On wired Internet, which is expected to dramatically decrease in relevance in the coming years as fourth-generation wireless networks proliferate, a “public Internet” would be protected from bandwidth throttling. Companies, however, would be permitted to experiment with establishing super-tiers for preferred traffic, but must justify why individual services should be separated from the public Internet.
The FCC would additionally require broadband providers to disclose their network management practices.
The chairman’s proposal lines up closely with a bill proposed by Rep. Henry Waxman (D-CA), who campaigned on pledges to institute Net neutrality rules. His bill, however, completely undermined those principles, but Democrats scrapped the legislation in Sept.
The commission was expected to vote on the measure during it’s Dec. 21st meeting.
Accused child molester Roy Moore defends Brett Kavanaugh: ‘I too was the object of false allegations’
Accused child molester Roy Moore on Wednesday came to the defense of Supreme Court Justice Brett Kavanaugh, who has been accused of sexual assault.
Moore's remarks came after The New York Times published accounts from a new book, which found that two of Kavanaugh's accusers were credible.
In a statement to the press, Moore defended Kavanaugh on Wednesday.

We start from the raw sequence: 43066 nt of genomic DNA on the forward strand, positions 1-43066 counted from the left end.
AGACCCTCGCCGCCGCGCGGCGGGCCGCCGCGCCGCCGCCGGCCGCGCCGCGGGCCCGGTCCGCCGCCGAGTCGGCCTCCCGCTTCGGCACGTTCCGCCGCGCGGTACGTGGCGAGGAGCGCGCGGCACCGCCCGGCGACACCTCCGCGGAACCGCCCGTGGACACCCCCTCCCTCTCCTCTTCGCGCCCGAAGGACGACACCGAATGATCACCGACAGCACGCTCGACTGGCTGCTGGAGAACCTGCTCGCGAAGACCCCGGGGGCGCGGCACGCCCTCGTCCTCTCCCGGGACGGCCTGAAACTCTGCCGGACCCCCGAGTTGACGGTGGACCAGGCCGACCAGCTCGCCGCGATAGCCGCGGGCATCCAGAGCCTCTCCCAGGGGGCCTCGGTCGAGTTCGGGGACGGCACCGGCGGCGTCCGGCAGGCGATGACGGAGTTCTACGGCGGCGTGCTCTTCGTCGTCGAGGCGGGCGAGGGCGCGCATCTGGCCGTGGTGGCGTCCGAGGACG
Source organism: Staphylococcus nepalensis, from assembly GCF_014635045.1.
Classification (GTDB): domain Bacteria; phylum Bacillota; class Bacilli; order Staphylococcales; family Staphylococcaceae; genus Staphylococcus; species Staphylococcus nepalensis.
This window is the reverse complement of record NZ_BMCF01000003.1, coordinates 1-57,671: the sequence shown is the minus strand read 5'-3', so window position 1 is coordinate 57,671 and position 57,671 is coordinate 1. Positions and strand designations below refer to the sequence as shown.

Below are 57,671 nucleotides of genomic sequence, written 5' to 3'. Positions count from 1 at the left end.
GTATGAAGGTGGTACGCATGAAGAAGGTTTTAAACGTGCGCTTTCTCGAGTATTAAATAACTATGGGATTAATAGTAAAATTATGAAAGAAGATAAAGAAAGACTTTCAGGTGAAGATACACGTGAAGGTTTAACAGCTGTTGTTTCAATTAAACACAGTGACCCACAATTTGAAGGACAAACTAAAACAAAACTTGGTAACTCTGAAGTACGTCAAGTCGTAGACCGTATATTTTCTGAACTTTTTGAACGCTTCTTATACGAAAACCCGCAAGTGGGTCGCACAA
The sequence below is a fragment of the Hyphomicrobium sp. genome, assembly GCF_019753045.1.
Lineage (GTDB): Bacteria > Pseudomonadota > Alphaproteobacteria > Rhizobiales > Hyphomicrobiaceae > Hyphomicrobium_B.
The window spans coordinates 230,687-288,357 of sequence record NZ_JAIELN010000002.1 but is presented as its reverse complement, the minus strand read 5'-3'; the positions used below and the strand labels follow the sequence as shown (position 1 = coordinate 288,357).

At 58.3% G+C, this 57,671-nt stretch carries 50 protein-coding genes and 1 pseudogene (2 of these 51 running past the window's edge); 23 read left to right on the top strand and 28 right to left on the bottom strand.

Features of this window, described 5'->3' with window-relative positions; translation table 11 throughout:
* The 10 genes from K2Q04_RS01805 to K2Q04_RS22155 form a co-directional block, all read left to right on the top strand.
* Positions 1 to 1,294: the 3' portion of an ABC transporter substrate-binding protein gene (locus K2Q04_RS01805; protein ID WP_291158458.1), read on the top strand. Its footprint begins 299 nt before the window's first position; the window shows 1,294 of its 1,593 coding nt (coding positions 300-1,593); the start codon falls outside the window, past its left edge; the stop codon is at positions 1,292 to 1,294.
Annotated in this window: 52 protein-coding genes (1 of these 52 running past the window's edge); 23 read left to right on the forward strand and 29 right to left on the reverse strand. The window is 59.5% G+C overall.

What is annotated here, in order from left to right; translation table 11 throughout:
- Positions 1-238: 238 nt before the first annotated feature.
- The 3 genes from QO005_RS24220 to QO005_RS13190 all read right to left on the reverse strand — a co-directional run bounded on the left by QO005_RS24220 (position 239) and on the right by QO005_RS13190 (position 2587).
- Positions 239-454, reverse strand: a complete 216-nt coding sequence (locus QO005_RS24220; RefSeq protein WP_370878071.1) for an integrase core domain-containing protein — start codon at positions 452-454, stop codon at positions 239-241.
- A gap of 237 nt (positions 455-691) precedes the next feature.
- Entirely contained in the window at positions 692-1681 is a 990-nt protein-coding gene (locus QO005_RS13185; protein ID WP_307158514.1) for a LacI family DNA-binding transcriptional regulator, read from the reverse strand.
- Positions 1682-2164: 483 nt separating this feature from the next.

"I too was the subject of false allegations, but unlike Justice Kavanaugh and others who have suffered the ire of the left, I filed suit against my accusers and their conspirators," Moore said. "For over two years, I have not seen nor been able to question any of those who went on national television tol tell their false stories just 32 days before the election in December 2017, and ironically I have been sued for defamation for merely denying their false and malicious accusations."
Trump says ‘many options’ on Iran response
US President Donald Trump said Wednesday he has "many options" in addition to military strikes against Iran and that details of newly announced sanctions will come within 48 hours.
Asked by reporters about a possible US attack on Iran, Trump said "there are many options. There's the ultimate option and there are options a lot less than that."
He explained that by "ultimate option" he meant "war."
Trump said that the specifics of sanctions he announced earlier would be made public "over the next 48 hours."
US ally Saudi Arabia says Iran was behind a missile or drone attack setting ablaze major oil facilities last weekend.
Bermuda braces for Hurricane Humberto
Residents of the tiny British archipelago of Bermuda battened down the hatches on Wednesday ahead of the arrival of Hurricane Humberto, a major category 3 storm packing fierce winds and punishing rain.
The Miami-based US National Hurricane Center put the center of the storm about 225 kilometers (140 miles) west of Bermuda at 1800 GMT, with maximum sustained winds of 195 kilometers per hour.
The core of the large storm was expected to pass to the northwest of Bermuda later in the day or overnight, dumping as much as 15 centimeters (six inches) of rain. A heightened storm surge is possible.